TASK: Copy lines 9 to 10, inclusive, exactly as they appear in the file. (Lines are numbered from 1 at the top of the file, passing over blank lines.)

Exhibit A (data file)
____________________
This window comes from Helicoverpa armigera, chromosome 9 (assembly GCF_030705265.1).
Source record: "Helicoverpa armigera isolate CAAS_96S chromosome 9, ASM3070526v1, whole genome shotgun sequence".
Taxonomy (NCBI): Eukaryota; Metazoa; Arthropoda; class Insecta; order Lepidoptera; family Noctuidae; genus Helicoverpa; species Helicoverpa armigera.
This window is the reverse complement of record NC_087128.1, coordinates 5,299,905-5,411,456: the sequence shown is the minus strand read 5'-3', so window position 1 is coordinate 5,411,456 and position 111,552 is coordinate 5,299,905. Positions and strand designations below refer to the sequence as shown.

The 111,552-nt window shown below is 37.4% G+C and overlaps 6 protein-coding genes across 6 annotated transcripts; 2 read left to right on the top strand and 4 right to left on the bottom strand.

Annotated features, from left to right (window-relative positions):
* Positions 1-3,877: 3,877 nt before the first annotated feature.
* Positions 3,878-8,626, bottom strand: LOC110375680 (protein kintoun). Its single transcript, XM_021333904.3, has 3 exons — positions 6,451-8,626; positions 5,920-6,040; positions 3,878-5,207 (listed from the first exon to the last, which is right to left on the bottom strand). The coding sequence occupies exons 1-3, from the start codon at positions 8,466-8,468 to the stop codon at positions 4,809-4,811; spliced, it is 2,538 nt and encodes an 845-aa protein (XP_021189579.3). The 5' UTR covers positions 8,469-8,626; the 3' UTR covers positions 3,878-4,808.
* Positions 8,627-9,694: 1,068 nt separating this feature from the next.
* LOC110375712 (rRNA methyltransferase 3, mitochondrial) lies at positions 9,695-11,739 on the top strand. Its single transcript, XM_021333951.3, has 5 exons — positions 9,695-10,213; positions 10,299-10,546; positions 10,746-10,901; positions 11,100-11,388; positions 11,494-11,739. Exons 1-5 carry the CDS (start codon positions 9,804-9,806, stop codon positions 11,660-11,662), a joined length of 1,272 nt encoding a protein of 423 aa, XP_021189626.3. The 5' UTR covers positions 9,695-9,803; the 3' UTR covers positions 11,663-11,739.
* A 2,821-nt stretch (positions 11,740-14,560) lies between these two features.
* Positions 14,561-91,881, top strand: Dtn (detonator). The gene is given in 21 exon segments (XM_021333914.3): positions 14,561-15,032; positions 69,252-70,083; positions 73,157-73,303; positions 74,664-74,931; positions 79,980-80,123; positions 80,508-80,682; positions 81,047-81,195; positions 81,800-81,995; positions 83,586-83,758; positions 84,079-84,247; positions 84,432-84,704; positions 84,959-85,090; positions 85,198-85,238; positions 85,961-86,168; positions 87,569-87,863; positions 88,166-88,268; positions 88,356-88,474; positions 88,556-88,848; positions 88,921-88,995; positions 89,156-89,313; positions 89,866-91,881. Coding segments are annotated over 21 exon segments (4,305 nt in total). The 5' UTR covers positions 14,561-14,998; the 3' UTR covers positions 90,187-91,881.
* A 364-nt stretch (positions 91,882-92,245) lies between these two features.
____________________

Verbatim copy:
* Positions 8,627-9,694: 1,068 nt separating this feature from the next.
* LOC110375712 (rRNA methyltransferase 3, mitochondrial) lies at positions 9,695-11,739 on the top strand. Its single transcript, XM_021333951.3, has 5 exons — positions 9,695-10,213; positions 10,299-10,546; positions 10,746-10,901; positions 11,100-11,388; positions 11,494-11,739. Exons 1-5 carry the CDS (start codon positions 9,804-9,806, stop codon positions 11,660-11,662), a joined length of 1,272 nt encoding a protein of 423 aa, XP_021189626.3. The 5' UTR covers positions 9,695-9,803; the 3' UTR covers positions 11,663-11,739.